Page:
2018 Read Harder: What Made the List

The early snow and then the weird temperate rain this year has affected my patience with the Christmas season.

I am lucky enough to always have a lovely Christmas in my home but I am ready to move on to the next part of the year, which is surprising, given the fact that I loathe the time before spring could even suggest rolling in.  I might take down the tree after I write this.  Or I might attend the cardboard bonfire in my yard that is scheduled for all the Christmas shipping boxes later this afternoon.  I agree with the memes about this week of the year being one that feels nearly unmoored, even though I attended work to get some structure back into my life.

Working through the Royal Spyness series backlist books has been a light and fun distraction to this week that is always weird, no matter what I try to do with it.  Always the best on audio with the late but brilliant Katherine Kelgren.

But how did I do for my 2018 reading?

I surpassed my reading goal this year of 60 books.  Not as much as other years, but I have a full manuscript written out and half revised.   I will sacrifice 40 books this year for that goal, certainly.  And more books will be sacrificed when I get back to revising in the new year.

BookRiot’s Read Harder List 2018:

  1. A book published posthumously : The Master and Margarita,  Mikhail Bulgakov
  2. A book of true crime:  The Spider and the Fly, Claudia Rowe
  3. A classic of genre fiction (i.e. mystery, sci fi/fantasy, romance): Like Water for Chocolate, Laura Esquivel
  4. A comic written and drawn by the same person:  Anya’s Ghost,  Vera Brosgol
  5. A book set in or about one of the five BRICS countries (Brazil, Russia, India, China, or South Africa): The Bear and the Nightingale, Katherine Arden
  6. A book about nature: H is for Hawk, Helen MacDonald
  7. A western:  News of the World, Paulette Jiles
  8. A comic written or drawn by a person of color:  Black Panther, TaNehisi Coates
  9. A book of colonial or postcolonial literature: Homegoing, Yaa Gyasi
  10. A romance novel by or about a person of color:  The Dutchess War,  Courtney Milan
  11. A children’s classic published before 1980:  Mowgli Stories, Rudyard Kipling
  12. A celebrity memoir:  Bossypants, Tina Fey
  13. An Oprah Book Club selection:  Here on Earth, Alice Hoffman
  14. A book of social science: The Wisdom of Psychopaths, Kevin Dutton
  15. A one-sitting book: The Vegetarian, Han Kang
  16. The first book in a new-to-you YA or middle grade series:  To All the Boys I’ve Loved Before, Jenny Han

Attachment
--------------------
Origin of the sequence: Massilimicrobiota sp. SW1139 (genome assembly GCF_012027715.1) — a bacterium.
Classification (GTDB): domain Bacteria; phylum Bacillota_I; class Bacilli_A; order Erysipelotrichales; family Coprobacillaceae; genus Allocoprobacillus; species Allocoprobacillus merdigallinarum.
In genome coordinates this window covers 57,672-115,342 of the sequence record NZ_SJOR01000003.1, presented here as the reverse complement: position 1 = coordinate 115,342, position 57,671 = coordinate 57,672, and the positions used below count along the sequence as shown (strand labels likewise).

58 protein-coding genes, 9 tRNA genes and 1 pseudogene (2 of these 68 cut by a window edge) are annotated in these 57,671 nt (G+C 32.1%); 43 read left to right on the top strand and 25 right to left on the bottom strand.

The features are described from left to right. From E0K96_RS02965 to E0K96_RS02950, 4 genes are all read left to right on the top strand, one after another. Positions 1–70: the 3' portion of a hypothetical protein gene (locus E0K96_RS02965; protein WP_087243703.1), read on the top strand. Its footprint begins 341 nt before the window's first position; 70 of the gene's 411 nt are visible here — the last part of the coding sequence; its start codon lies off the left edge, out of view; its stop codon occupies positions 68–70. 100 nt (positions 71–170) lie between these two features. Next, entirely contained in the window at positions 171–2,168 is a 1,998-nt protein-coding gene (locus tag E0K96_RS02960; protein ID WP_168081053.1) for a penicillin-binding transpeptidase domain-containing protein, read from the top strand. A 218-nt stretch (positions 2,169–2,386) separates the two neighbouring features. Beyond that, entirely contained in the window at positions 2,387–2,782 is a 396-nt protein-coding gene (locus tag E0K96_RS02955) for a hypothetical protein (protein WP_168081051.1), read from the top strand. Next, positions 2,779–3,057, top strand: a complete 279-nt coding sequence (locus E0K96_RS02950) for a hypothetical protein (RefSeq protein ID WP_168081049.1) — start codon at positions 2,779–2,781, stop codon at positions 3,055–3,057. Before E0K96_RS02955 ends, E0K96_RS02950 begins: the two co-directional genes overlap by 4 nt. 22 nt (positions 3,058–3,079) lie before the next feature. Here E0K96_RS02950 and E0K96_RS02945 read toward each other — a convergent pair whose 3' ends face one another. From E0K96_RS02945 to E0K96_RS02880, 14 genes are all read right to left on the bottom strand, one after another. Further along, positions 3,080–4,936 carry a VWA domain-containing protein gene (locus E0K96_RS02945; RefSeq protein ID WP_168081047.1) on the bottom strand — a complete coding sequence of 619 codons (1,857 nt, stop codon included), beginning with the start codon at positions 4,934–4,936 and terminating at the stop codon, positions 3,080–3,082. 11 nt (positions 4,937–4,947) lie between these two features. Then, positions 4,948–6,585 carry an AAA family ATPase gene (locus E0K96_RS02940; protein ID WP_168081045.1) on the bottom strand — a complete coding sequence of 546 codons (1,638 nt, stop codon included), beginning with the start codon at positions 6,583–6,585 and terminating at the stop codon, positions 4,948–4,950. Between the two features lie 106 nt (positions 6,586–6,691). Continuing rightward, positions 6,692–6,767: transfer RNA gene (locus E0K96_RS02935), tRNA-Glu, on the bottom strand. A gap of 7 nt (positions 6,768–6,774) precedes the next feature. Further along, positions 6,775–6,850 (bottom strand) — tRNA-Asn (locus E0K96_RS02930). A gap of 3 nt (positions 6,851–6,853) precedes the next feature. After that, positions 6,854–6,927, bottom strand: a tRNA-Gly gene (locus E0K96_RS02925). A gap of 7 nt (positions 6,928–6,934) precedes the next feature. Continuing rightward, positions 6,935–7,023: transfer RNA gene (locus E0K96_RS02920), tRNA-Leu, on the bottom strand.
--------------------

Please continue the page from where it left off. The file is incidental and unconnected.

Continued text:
17. A sci fi novel with a female protagonist by a female author:  Parable of the Sower, Octavia Butler, and Who Fears Death, Nnedi Okorafor
  18. A comic that isn’t published by Marvel, DC, or Image: The Chilling Adventures of Sabrina, Roberto Aguirre-Sacasa
  19. A book of genre fiction in translation:  Black Tea and Other Stories,  Samuel Marolla
  20. A book with a cover you hate:  My Brilliant Friend, Elena Ferrarante
  21. A mystery by a person of color or LGBTQ+ author:  Tall Tail,  Rita Mae Brown
  22. An essay anthology:  Best Food Writing 2018, Ruth Reichl
  23. A book with a female protagonist over the age of 60:  Kitchen God’s Wife, Amy Tan
  24. An assigned book you hated (or never finished):  Age of Innocence, Edith Wharton

I have noted before that I didn’t read any 2018 releases this year that I can think of, so I don’t have any Best of 2018 recommendations.  Other readers have certainly taken care of that for me and made me curious, now that the year is over, what I may have missed.  Circe, Where the Crawdads Sing, You’ll Find me in the Dark, etc.

I don’t know if I can pick a very favorite off this list. I have been trying to think of the books that stood out of this year’s reading, but I love reading, and I love what this reading challenge brings to my perspective on the world, and I loved most of these.  Most hit the blog in the form of a review.

I have to say that I feel weird sometimes when I am searching out books for these categories, combing for pictures of authors to be sure they are of color or reading their bios for their gender/sexual orientation.  The recommendation that I look at award lists is helpful, because some authors identify as color and they look white to me.  I am not a judge of these things.

Next week I hope to have hammered out some reading goals to share, deciding what lists to do, clarify writing goals.  I have the perfect creative space now and I want to also share my pictures of that.

Happy and Safe New Year!

Comments/likes/shares!

 

 

Advertisements

Leave a Reply

Fill in your details below or click an icon to log in:

WordPress.com Logo

You are commenting using your WordPress.com account. Log Out /  Change )

Google+ photo

You are commenting using your Google+ account. Log Out /  Change )

Twitter picture

You are commenting using your Twitter account. Log Out /  Change )

Facebook photo

You are commenting using your Facebook account. Log Out /  Change )

Connecting to %s